According to a BangBros executive, the company and its associated entities reportedly paid Khalifa $178,000. (Khalifa could not be reached for comment.) In several interviews, Khalifa has previously alleged that she was employed by BangBros in multiple capacities, including as their social media manager: “I was on the books, on payroll not just as a porn actress.”
As soon as I got that offer, I felt like I didn’t need to exploit myself anymore.
On Philip DeFranco’s podcast series A Conversation With, Khalifa revealed how she continued to make money even after she officially quit doing sex scenes, using her stage name to make ends meet. “I didn’t know what to do for money moving to Austin by myself, so I started camming and I did that for 11 months until I was able to get on my feet and get an actual following for something that I could turn,” says Khalifa, who received an offer from Complex to co-host a sports show around that time. “As soon as I got that offer, I felt like I didn’t need to exploit myself anymore.”
Unlike her contemporaries, Khalifa wasn’t hustling fans for tokens on cam sites to make ends meet. As she describes it, BangBros was still paying her to promote her association with them. “The company that I worked for because I was still doing social media for them, they were doing anything they could to keep me in the industry. Throwing numbers at me to keep me in somehow, so they offered me a deal where they paid me a salary every month to log a certain amount of hours on the cam site because it was their cam site. So what I would do is literally just mute it, turn it on, and watch Netflix. I was the worst cam girl in f*cking history. I was really bad but I got the paycheck,” confesses Khalifa on DeFranco’s podcast. “They started to catch on too. It was near the end when I stopped caring. It was near the eight-month mark when I knew I was getting close to never having to do this again. They were like, ‘We’re going to take this away because you need to be doing this.’”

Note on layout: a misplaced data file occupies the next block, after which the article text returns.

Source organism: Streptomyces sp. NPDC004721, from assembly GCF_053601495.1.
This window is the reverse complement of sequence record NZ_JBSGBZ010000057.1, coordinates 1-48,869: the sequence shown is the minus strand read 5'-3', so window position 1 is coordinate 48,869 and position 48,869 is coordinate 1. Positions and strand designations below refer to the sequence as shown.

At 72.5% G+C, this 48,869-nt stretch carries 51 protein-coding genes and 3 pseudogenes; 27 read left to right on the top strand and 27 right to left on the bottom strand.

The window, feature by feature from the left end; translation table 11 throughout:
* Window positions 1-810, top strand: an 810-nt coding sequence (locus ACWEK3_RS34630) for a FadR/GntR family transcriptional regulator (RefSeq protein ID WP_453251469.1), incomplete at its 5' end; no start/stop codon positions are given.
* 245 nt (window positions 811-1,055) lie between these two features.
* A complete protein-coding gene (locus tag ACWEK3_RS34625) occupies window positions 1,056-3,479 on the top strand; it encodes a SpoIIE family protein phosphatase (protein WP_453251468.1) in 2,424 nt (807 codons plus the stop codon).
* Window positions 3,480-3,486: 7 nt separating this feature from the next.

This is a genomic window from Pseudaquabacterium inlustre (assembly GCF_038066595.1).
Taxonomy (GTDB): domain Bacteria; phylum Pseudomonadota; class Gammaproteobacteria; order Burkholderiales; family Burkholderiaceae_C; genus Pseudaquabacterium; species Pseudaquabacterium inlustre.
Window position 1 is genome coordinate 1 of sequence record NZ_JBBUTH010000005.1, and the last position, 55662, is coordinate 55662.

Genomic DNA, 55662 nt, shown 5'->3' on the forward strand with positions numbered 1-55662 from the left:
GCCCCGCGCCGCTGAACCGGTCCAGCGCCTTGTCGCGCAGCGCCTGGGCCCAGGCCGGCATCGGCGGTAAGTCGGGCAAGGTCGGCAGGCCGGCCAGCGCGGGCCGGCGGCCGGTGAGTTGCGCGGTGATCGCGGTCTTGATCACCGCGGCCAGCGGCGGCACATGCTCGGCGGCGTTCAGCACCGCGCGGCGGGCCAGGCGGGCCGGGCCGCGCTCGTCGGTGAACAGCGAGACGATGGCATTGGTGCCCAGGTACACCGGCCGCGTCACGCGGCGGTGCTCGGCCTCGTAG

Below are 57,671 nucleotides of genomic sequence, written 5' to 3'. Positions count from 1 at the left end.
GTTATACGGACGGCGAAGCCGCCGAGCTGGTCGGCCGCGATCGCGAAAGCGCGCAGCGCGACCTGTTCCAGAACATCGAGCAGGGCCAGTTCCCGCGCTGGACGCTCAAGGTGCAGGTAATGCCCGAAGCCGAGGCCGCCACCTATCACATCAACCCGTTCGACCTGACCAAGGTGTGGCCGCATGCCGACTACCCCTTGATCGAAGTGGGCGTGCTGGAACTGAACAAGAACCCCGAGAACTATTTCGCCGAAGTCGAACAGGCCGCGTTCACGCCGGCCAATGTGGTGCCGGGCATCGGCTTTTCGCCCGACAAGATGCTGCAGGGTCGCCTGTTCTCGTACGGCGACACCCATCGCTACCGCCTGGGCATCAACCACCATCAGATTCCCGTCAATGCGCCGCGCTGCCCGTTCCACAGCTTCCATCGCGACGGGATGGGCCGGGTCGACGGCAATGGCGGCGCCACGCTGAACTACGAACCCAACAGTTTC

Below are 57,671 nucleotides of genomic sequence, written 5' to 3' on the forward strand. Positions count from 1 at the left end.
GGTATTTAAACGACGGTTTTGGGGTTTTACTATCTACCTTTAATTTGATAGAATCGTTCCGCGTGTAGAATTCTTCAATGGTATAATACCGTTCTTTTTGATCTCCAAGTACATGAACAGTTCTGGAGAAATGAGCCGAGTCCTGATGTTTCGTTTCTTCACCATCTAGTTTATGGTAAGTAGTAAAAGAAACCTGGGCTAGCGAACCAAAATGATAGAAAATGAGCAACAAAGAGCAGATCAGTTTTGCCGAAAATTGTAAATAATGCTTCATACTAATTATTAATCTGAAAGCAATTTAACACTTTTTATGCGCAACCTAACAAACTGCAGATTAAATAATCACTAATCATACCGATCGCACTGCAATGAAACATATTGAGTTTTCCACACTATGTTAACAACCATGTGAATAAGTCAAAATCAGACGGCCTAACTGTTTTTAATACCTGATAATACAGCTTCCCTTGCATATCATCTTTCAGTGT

Given the multiple sources of non-scene revenue Khalifa has cited from BangBros, it would appear that she earned considerably more than the $12,000 she’s claiming for work associated with the adult industry.
Faced with the alienation of being a known sex worker, in addition to being an outcast for shattering the cultural taboo of her heritage, Khalifa expresses shame and regret for her time in the adult industry, as is her right. As she said in an interview with The Daily Beast, “I’m ashamed of my past. And the shame, in turn, becomes anger, and makes me lash out and react the way I did. So the only way to fix that is to take control of my own narrative, put it out there, and let my story be heard.”
In an attempt to distance herself from her career as a porn star but keep the name, Khalifa’s tagline on social media is “respect the rebrand.” She’s gained tremendous sympathy from the TikTok community, starting a petition to have BangBros remove the scenes they paid her for. Khalifa claims the company uses the scenes to trick consumers into thinking she’s come back to porn. Whether or not that’s true, most adult companies do some version of this in perpetuity to every retired porn star who still has a name to be cashed in on.